Agreed. I included it solely as a brainstorm, and to provided a prior-art reference for if a formalization of magic comments ever does arise. It is unrelated to the main thrust of this RFC and I will happily strip it from the text if/when this is approved to merge.

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@myrrlyn So, you're suggesting that an "expectation_missing" lint doesn't get looked at at the level it's produced, only at the next level out? So, in particular, if you'd put #[expect(expectation_missing)] on bar then your first case wouldn't work because the expectation_missing event would start working outward from mod foo and not from fn bar?

That's...consistent, but it seems wrong somehow. I think I'd prefer to have expectation_missing start at the same level as the expect that produced it, and then have a special case for expect(expectation_missing) or similar.

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joshtriplett commented Jun 14, 2018

@myrrlyn So, you're suggesting that an "expectation_missing" lint doesn't get looked at at the level it's produced, only at the next level out? So, in particular, if you'd put #[expect(expectation_missing)] on bar then your first case wouldn't work because the expectation_missing event would start working outward from mod foo and not from fn bar?

That's...consistent, but it seems wrong somehow. I think I'd prefer to have expectation_missing start at the same level as the expect that produced it, and then have a special case for expect(expectation_missing) or similar.

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... I think I don't know how lints travel the scope tree. The way I have always thought about it, they start at the scope where they were raised and then the linter searches "down", that is, through the progressively enclosing scopes, for a modifier and halts the search at the first one it finds. I also might be misunderstanding where lint control attributes are placed.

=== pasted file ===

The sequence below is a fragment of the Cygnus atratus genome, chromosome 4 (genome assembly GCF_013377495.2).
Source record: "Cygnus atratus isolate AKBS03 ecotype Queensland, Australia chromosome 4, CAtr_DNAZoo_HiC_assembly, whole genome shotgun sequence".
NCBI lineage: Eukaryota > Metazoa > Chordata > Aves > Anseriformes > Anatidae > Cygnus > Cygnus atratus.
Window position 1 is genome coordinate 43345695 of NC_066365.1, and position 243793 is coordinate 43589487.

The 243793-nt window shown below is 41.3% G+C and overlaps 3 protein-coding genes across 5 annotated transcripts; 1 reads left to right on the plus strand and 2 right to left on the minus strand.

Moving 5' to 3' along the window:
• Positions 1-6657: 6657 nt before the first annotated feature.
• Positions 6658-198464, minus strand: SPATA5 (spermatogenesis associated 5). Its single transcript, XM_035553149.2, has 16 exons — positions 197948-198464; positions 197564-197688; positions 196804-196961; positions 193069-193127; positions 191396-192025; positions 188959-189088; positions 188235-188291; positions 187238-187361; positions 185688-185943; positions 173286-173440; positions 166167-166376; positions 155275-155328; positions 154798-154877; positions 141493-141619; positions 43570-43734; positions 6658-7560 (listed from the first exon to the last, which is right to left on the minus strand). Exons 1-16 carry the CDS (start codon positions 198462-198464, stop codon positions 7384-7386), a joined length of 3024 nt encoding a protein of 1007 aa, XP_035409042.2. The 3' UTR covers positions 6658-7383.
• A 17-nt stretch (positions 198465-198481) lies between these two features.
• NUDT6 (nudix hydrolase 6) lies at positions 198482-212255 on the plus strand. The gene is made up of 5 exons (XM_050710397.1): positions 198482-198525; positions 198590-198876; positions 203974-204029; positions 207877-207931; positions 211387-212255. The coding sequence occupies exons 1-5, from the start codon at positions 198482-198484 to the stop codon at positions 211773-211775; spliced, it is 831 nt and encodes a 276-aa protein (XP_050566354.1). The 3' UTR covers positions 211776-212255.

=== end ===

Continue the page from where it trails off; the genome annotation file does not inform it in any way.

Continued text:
Suppose we have the following code:

#[expect(expectation_missing)]
mod foo {
  #[expect(expectation_missing)]
  fn bar() {
    #[expect(unused_mut)]
    let mut v = 0;
  }
}

This is what I think is the chronological order of events when this code gets linted.

  • The linter begins searching crate scope. The crate has no lint handlers attached.
    • The linter begins searching mod foo scope. The module scope has a lint handler attached, and so the linter sets a trap for expectation_missing.
      • The linter begins searching fn bar scope, which also has a handler, and the linter sets a trap here as well.
        • The linter begins searching statement scope. The statement has a handler, so the linter sets that up.
          • The linter observes that v does not mutate, and adds unused_mut to its set of lints.
          • The statement ends, and the linter unwinds one step, to be inside fn bar scope.
        • When the linter crosses the statement scope boundary into fn bar, it runs the statement lint controllers.
        • The expect handler consumes the unused_mut lint, and then having received what it expected, disarms.
        • The linter continues searching fn bar scope (empty).
        • The linter unwinds one step, to be inside mod foo scope.
      • When the linter crosses the fn bar scope boundary into mod foo, it runs the lint controllers on fn bar. expect(expectation_missing) executes, and has no lint to consume, so it adds expectation_missing to the set of active lint events.
      • The linter continues searching mod foo scope (empty).
      • The linter unwinds one step, to be inside crate scope.
    • The linter has a standing lint item: expectation_missing. When the linter crosses the mod foo boundary into crate scope, it runs the lint controllers on mod foo. expect(expectation_missing) consumes the pending lint, and disarms.
    • The linter continues searching crate scope (empty).
    • The linter unwinds one step, to be OUTSIDE crate scope.
  • The linter did not carry any lints outside crate scope, and the departure from crate scope did not run any expect traps, so the linter exits quietly.

Assuming I know how lints work, which is very questionable, each scope generates lints internally, that are then processed whenever the linter passes a semicolon or a closing brace.